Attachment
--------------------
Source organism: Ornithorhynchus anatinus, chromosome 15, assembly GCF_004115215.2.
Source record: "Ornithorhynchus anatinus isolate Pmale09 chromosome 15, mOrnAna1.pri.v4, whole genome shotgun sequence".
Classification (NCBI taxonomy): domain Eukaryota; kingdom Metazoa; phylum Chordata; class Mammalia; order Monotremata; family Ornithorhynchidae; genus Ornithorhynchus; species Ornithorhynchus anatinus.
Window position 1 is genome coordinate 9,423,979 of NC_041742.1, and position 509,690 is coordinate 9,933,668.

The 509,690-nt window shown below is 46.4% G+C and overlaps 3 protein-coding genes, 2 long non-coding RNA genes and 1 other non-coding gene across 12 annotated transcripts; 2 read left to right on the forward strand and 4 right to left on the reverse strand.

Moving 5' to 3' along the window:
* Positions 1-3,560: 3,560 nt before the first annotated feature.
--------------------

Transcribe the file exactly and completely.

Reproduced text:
Source organism: Ornithorhynchus anatinus, chromosome 15, assembly GCF_004115215.2.
Source record: "Ornithorhynchus anatinus isolate Pmale09 chromosome 15, mOrnAna1.pri.v4, whole genome shotgun sequence".
Classification (NCBI taxonomy): domain Eukaryota; kingdom Metazoa; phylum Chordata; class Mammalia; order Monotremata; family Ornithorhynchidae; genus Ornithorhynchus; species Ornithorhynchus anatinus.
Window position 1 is genome coordinate 9,423,979 of NC_041742.1, and position 509,690 is coordinate 9,933,668.

The 509,690-nt window shown below is 46.4% G+C and overlaps 3 protein-coding genes, 2 long non-coding RNA genes and 1 other non-coding gene across 12 annotated transcripts; 2 read left to right on the forward strand and 4 right to left on the reverse strand.

Moving 5' to 3' along the window:
* Positions 1-3,560: 3,560 nt before the first annotated feature.